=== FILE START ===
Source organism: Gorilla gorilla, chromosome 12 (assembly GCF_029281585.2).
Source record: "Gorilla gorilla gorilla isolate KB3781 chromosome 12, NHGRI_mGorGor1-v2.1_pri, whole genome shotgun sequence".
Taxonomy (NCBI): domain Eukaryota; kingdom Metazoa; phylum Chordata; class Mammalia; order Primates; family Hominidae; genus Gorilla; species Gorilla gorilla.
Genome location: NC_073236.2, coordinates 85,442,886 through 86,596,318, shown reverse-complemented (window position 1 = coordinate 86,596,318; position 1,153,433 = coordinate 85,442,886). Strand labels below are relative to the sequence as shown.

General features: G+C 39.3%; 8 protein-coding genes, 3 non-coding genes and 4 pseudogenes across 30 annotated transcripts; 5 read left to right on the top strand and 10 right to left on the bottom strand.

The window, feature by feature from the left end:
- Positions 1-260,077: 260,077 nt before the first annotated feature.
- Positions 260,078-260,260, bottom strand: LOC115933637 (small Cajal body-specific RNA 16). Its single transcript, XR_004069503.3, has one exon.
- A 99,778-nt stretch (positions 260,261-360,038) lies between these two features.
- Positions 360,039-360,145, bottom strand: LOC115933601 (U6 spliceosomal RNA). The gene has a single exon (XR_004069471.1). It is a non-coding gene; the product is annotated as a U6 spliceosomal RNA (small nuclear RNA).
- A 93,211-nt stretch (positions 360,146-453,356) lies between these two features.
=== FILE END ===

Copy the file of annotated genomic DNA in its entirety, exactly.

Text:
Source organism: Gorilla gorilla, chromosome 12 (assembly GCF_029281585.2).
Source record: "Gorilla gorilla gorilla isolate KB3781 chromosome 12, NHGRI_mGorGor1-v2.1_pri, whole genome shotgun sequence".
Taxonomy (NCBI): domain Eukaryota; kingdom Metazoa; phylum Chordata; class Mammalia; order Primates; family Hominidae; genus Gorilla; species Gorilla gorilla.
Genome location: NC_073236.2, coordinates 85,442,886 through 86,596,318, shown reverse-complemented (window position 1 = coordinate 86,596,318; position 1,153,433 = coordinate 85,442,886). Strand labels below are relative to the sequence as shown.

General features: G+C 39.3%; 8 protein-coding genes, 3 non-coding genes and 4 pseudogenes across 30 annotated transcripts; 5 read left to right on the top strand and 10 right to left on the bottom strand.

The window, feature by feature from the left end:
- Positions 1-260,077: 260,077 nt before the first annotated feature.
- Positions 260,078-260,260, bottom strand: LOC115933637 (small Cajal body-specific RNA 16). Its single transcript, XR_004069503.3, has one exon.
- A 99,778-nt stretch (positions 260,261-360,038) lies between these two features.
- Positions 360,039-360,145, bottom strand: LOC115933601 (U6 spliceosomal RNA). The gene has a single exon (XR_004069471.1). It is a non-coding gene; the product is annotated as a U6 spliceosomal RNA (small nuclear RNA).
- A 93,211-nt stretch (positions 360,146-453,356) lies between these two features.